By Wendy Laursen 2015-09-29 20:57:06
Just as Höegh Autoliners issued a statement clearing its captain from involvement in a shipment of guns, another, unrelated, incident has occurred, this time in Vietnam.
The Norwegian-flagged car carrier, Höegh Transporter, was held in Kenya for more than a week over undeclared guns. The company issued a statement saying that no crew had been arrested and that it is company policy not to load weapons on vessels engaged in civilian traffic.
In contrast, in the latest case of guns on board a merchant ship, a Vietnamese captain, Phung Van Chieu, 45, from the central province of Thanh Hoa, and 11 seamen, were temporarily detained after rifles were found on their vessel, Thanh Cong 36 Ship.
Local media reports that Chieu admitted that when he entered Thailand to bring plaster from Thailand to Vietnam, he bought the rifles to bring to the country for sale.
The list of recent incidents where ships’ crew are either deliberately or inadvertently been involved in arms deals is growing. Earlier this month, Greek authorities seized a ship carrying an undeclared shipment of weapons en route from Turkey to Libya. The freighter, with a crew of seven, was escorted to Heraklion port on the island where the crew were questioned by authorities.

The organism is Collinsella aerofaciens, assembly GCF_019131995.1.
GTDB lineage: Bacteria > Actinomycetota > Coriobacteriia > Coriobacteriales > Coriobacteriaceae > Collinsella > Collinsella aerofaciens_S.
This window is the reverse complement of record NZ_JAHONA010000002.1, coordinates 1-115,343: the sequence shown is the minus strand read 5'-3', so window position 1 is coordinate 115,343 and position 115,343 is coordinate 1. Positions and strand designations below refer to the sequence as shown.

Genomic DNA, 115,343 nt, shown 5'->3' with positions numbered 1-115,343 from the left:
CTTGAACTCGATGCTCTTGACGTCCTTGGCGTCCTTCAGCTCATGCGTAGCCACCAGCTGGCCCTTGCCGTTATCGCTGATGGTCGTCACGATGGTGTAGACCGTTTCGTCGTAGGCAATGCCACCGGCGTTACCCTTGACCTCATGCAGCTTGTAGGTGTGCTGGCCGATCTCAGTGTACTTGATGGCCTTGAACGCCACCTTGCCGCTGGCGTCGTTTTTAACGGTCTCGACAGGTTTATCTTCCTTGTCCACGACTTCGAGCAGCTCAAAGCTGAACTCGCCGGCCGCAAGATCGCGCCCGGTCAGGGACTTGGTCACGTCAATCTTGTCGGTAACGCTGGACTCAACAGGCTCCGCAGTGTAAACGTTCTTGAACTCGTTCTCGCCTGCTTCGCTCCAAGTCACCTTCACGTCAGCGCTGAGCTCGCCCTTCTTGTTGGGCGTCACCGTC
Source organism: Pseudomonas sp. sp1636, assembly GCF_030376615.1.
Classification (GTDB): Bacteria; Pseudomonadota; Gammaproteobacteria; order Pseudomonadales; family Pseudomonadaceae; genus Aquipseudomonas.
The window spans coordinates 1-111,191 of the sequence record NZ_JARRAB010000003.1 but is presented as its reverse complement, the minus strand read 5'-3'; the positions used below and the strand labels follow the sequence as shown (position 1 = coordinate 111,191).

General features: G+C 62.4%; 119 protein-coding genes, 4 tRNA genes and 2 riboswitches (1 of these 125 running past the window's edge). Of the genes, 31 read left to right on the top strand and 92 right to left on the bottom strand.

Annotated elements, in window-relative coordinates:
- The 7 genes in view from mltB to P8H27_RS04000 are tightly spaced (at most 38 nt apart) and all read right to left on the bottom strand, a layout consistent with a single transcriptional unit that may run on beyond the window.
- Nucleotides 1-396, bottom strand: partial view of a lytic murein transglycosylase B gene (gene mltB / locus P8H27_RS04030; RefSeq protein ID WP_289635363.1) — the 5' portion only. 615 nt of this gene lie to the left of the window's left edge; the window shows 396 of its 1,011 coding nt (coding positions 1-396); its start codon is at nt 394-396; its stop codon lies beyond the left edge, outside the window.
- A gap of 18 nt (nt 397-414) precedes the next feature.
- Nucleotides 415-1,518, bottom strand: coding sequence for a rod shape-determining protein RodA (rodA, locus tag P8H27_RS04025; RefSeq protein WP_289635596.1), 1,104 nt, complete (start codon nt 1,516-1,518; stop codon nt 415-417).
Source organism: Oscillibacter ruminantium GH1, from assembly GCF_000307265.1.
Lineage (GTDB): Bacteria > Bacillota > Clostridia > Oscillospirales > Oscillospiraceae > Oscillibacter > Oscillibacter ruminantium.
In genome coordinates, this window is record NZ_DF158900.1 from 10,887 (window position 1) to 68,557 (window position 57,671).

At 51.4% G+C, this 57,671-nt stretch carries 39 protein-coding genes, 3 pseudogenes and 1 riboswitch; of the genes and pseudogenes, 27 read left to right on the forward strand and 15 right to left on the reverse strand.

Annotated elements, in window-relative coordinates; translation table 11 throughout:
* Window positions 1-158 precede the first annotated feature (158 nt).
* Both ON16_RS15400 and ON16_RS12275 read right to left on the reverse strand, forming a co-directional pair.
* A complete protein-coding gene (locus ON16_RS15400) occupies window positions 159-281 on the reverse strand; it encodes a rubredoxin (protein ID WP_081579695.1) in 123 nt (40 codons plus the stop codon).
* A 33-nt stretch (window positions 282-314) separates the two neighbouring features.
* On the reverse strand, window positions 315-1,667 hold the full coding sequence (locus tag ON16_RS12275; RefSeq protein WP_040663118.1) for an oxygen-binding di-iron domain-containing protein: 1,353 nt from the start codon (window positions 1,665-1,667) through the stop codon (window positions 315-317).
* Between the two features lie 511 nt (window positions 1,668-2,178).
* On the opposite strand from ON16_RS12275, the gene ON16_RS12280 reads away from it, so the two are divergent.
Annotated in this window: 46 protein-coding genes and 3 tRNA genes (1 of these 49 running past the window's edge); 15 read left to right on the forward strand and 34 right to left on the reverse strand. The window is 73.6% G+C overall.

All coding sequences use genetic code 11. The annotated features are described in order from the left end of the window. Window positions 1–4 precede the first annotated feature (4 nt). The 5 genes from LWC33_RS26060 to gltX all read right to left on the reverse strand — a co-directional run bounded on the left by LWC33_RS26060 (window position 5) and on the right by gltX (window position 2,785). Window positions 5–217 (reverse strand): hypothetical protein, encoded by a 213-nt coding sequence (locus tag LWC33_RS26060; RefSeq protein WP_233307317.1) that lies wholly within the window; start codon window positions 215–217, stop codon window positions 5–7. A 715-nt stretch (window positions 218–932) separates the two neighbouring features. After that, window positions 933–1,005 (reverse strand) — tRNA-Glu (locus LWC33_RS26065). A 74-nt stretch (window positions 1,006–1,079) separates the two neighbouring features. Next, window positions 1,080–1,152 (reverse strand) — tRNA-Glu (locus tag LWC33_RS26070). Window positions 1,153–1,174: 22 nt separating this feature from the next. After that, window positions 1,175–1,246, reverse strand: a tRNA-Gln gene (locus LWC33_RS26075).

Masters and guns also made the headlines earlier this year at the inquest into the deaths on board the Sage Sagittarius – dubbed the “death ship.” An Australian court later heard that the vessel’s captain Venancio Salas was accused of selling firearms to the crew in testimony given to the Australian Federal Police.
A crew member said the captain had contacts within the Philippine Navy, and seafarers were buying firearms to stay in the captain’s “good books.” The court heard was told of one account claiming the captain openly berated crew members who declined to buy a gun.
However, the problem may not be widespread, despite these recent cases. Captain Kuba Szymanski, Secretary General of InterManager, says: “I don’t think we have a serious problem with guns on board. To carry guns on board a ship, the master has to complete documentation, and I would say that there are no “unaccounted” guns on board.”
This post was sourced from Maritime Executive: View original article here.